This week in 41 CE, a faction Roman leaders assassinated their emperor, Caligula. The emperor had oppressed the nobles and the Senate (though not necessarily the common people), so this was not the first plot against his rule. The trigger for this final and successful conspiracy isn’t entirely clear, but Caligula had recently announced plans to move his seat of power from Rome to Alexandria, in Egypt. That would have robbed the Roman elite of much of their power. Another theory suggests Caligula was just too dangerous, since he was mentally imbalanced and possibly insane. His enemies claimed Caligula considered himself a god – and not just holy and exalted, like the two Roman emperors before him, but actually a living deity, on par with Jupiter and Minerva. They also say he slept with his sisters, as gods do, made his horse a senator, declared war on Neptune, and worst of all, executed high-ranking Romans on a whim. Whatever the cause, a faction of the imperial Praetorian Guard and some senators attacked Caligula as he addressed a troupe of actors near his palace. Caligula’s more loyal German guard – foreigners from the wild lands of the north – arrived quickly to rescue the emperor, but too late: the conspirators had stabbed him 30 times. The conspirators also killed Caligula’s wife and young daughter, no doubt to avoid repercussions, but they did not catch the emperor’s old uncle, the lame, stammering scholar Claudius. Loyal member of the Praetorian Guard escorted Claudius to safety and soon proclaimed him emperor. So it fell to Claudius to execute the conspirators and restore order, and possibly sanity, to the Roman Empire. Continue reading “This week in history: Caligula”
During this week in 30 BC, Roman strongman Octavian completed his invasion of Egypt. He ordered the execution of Marcus Antyllus, eldest son of his defeated rival, Marc Anthony, who’d committed suicide. He also executed Caesarion, teenage son of his great uncle and adoptive father, Julius Caesar. Caesarion’s mother was Cleopatra, Queen of Egypt and lover of both Caesar and Antony, who’d also committed suicide a few weeks before. The boy held the Egyptian throne for only a few weeks after the death of his mother, and he wielded no power. But he was the last ruler of Egypt’s Ptolemaic dynasty and the ancient country’s last Pharaoh. His death ended 3,000 years of Egyptian monarchy.
Octavian went on to establish a new form of government for the Roman world, which he ruled as Caesar Augustus, Rome’s first emperor.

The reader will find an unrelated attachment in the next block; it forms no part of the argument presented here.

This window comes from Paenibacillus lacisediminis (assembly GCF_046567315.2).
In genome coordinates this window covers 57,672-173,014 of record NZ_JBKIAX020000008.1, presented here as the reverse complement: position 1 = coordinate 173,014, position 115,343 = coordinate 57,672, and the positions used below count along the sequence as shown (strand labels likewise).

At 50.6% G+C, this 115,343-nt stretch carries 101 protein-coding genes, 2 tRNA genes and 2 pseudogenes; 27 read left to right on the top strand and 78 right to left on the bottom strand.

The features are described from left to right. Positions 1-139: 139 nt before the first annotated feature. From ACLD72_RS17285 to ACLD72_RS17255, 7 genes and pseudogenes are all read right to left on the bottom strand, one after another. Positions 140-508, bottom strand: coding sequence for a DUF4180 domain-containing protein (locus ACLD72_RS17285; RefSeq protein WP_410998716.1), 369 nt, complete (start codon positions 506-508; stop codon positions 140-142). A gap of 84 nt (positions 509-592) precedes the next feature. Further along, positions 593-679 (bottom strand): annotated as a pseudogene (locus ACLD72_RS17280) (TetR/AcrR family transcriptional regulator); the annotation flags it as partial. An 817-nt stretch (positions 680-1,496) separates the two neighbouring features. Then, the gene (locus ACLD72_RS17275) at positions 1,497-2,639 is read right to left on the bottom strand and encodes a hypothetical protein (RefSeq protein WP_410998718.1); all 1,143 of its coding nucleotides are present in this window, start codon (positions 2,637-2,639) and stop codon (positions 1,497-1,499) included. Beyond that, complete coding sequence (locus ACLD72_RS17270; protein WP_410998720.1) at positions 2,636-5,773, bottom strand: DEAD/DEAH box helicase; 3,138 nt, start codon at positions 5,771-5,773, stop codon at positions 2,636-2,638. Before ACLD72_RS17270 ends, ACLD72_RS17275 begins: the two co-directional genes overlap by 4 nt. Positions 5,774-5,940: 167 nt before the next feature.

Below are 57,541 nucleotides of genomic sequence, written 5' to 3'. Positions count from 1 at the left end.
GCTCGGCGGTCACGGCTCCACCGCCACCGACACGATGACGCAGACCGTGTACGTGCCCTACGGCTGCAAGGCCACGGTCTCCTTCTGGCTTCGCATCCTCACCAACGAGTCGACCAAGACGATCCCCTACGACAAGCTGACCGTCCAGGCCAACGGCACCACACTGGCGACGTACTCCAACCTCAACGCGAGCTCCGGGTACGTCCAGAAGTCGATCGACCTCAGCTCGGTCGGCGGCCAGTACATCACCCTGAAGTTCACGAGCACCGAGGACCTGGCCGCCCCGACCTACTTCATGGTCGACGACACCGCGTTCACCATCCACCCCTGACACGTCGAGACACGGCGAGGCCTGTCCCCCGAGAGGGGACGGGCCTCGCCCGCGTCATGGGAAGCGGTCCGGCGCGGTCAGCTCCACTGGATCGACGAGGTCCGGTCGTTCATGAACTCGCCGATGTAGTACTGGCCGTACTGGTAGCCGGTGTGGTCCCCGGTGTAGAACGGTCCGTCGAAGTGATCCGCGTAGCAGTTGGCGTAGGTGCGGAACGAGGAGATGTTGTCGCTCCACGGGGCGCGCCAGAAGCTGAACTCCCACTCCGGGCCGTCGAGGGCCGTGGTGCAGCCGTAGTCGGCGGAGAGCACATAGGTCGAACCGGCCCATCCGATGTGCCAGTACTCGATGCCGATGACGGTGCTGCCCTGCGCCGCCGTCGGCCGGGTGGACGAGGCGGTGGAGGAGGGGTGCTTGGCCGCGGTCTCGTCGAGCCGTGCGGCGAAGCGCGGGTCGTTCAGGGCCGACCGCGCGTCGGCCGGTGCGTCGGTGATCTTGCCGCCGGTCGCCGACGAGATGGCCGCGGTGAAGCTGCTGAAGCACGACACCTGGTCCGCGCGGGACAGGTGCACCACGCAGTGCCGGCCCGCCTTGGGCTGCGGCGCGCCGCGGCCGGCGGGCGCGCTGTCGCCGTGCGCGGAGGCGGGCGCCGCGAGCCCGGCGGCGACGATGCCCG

© 2019 by David W. Tollen. All rights reserved.
The early Roman Empire survived two mentally unbalanced emperors: Caligula and Nero. In fact, neither seems to have harmed the economy or disrupted the lives of the common people, despite bizarre behavior. That’s encouraging in the age of Donald Trump.
~ This is the first of a six-post series called Star Wars and History. (See below for the six posts’ titles.) ~
In Revenge of the Sith, the evil Palpatine transforms the Galactic Republic from the top, creating the Empire — without overthrowing the state. Palpatine is already Chancellor of the Republic, though he’s held office longer than normal, thanks to a civil war. He simply switches his title to Emperor. He also centralizes power in his own hands, at the expense of the elected Senate. But he leaves the Senate in place, along with the rest of the republican government.
I’ve stumbled across a fun resource: 40 maps that explain the Roman Empire. It’s good reading and great use of visuals.
Last year, I spoke at a TEDx Youth conference — to an audience of smart, motivated high school students. My topic was the magic of history. I told the students many of my favorite short stories from past times. I wanted to reveal history’s endless well of fun, excitement, and humor, and to explain how reading history might enrich the kids’ lives. The message applies with equal force to adults and to younger kids. Check it out:
(Don’t be confused by use of the name “David Carthage” on the screen. It’s a former pen name.)
© 2013 by David W. Tollen. All rights reserved.
Historians have never gotten together on a reason for the decline and fall of the Roman Empire. The question is more than just academic because the West’s great powers have often compared themselves to Rome and wondered if they might go the same way. Nowadays, the obvious comparison is with the United States. I’m going to describe the key theories for Rome’s fall and argue that even the good ones tell us little about America’s future.